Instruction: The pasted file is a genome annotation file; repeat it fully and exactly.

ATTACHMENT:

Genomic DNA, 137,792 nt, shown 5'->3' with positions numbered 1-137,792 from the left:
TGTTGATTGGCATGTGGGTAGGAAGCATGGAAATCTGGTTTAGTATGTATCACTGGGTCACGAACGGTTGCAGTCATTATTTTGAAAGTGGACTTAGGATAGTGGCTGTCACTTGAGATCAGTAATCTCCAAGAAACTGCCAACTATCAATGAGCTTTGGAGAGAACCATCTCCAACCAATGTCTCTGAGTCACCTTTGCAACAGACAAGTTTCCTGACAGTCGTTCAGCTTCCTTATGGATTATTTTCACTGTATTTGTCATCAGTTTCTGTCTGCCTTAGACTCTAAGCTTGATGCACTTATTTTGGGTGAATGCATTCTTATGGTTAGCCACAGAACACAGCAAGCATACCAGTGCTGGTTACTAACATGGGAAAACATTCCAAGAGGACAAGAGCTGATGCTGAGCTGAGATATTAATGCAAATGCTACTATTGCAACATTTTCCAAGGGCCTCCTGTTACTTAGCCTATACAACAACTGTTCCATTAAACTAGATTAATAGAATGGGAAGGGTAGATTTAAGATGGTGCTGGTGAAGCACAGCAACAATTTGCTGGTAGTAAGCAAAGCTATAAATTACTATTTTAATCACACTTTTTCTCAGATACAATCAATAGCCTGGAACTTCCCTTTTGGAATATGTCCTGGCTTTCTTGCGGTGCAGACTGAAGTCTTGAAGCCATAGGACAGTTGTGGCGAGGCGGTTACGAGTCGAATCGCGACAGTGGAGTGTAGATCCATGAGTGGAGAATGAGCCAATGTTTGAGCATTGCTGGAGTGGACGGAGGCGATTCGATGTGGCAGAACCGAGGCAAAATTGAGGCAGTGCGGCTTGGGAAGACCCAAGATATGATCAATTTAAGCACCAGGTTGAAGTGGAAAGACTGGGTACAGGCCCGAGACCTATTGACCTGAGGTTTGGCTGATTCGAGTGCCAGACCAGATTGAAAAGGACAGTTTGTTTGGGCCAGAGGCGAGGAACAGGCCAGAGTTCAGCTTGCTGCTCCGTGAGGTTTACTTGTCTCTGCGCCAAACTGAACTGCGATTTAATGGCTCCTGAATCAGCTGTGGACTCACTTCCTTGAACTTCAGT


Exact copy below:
Genomic DNA, 137,792 nt, shown 5'->3' with positions numbered 1-137,792 from the left:
TGTTGATTGGCATGTGGGTAGGAAGCATGGAAATCTGGTTTAGTATGTATCACTGGGTCACGAACGGTTGCAGTCATTATTTTGAAAGTGGACTTAGGATAGTGGCTGTCACTTGAGATCAGTAATCTCCAAGAAACTGCCAACTATCAATGAGCTTTGGAGAGAACCATCTCCAACCAATGTCTCTGAGTCACCTTTGCAACAGACAAGTTTCCTGACAGTCGTTCAGCTTCCTTATGGATTATTTTCACTGTATTTGTCATCAGTTTCTGTCTGCCTTAGACTCTAAGCTTGATGCACTTATTTTGGGTGAATGCATTCTTATGGTTAGCCACAGAACACAGCAAGCATACCAGTGCTGGTTACTAACATGGGAAAACATTCCAAGAGGACAAGAGCTGATGCTGAGCTGAGATATTAATGCAAATGCTACTATTGCAACATTTTCCAAGGGCCTCCTGTTACTTAGCCTATACAACAACTGTTCCATTAAACTAGATTAATAGAATGGGAAGGGTAGATTTAAGATGGTGCTGGTGAAGCACAGCAACAATTTGCTGGTAGTAAGCAAAGCTATAAATTACTATTTTAATCACACTTTTTCTCAGATACAATCAATAGCCTGGAACTTCCCTTTTGGAATATGTCCTGGCTTTCTTGCGGTGCAGACTGAAGTCTTGAAGCCATAGGACAGTTGTGGCGAGGCGGTTACGAGTCGAATCGCGACAGTGGAGTGTAGATCCATGAGTGGAGAATGAGCCAATGTTTGAGCATTGCTGGAGTGGACGGAGGCGATTCGATGTGGCAGAACCGAGGCAAAATTGAGGCAGTGCGGCTTGGGAAGACCCAAGATATGATCAATTTAAGCACCAGGTTGAAGTGGAAAGACTGGGTACAGGCCCGAGACCTATTGACCTGAGGTTTGGCTGATTCGAGTGCCAGACCAGATTGAAAAGGACAGTTTGTTTGGGCCAGAGGCGAGGAACAGGCCAGAGTTCAGCTTGCTGCTCCGTGAGGTTTACTTGTCTCTGCGCCAAACTGAACTGCGATTTAATGGCTCCTGAATCAGCTGTGGACTCACTTCCTTGAACTTCAGT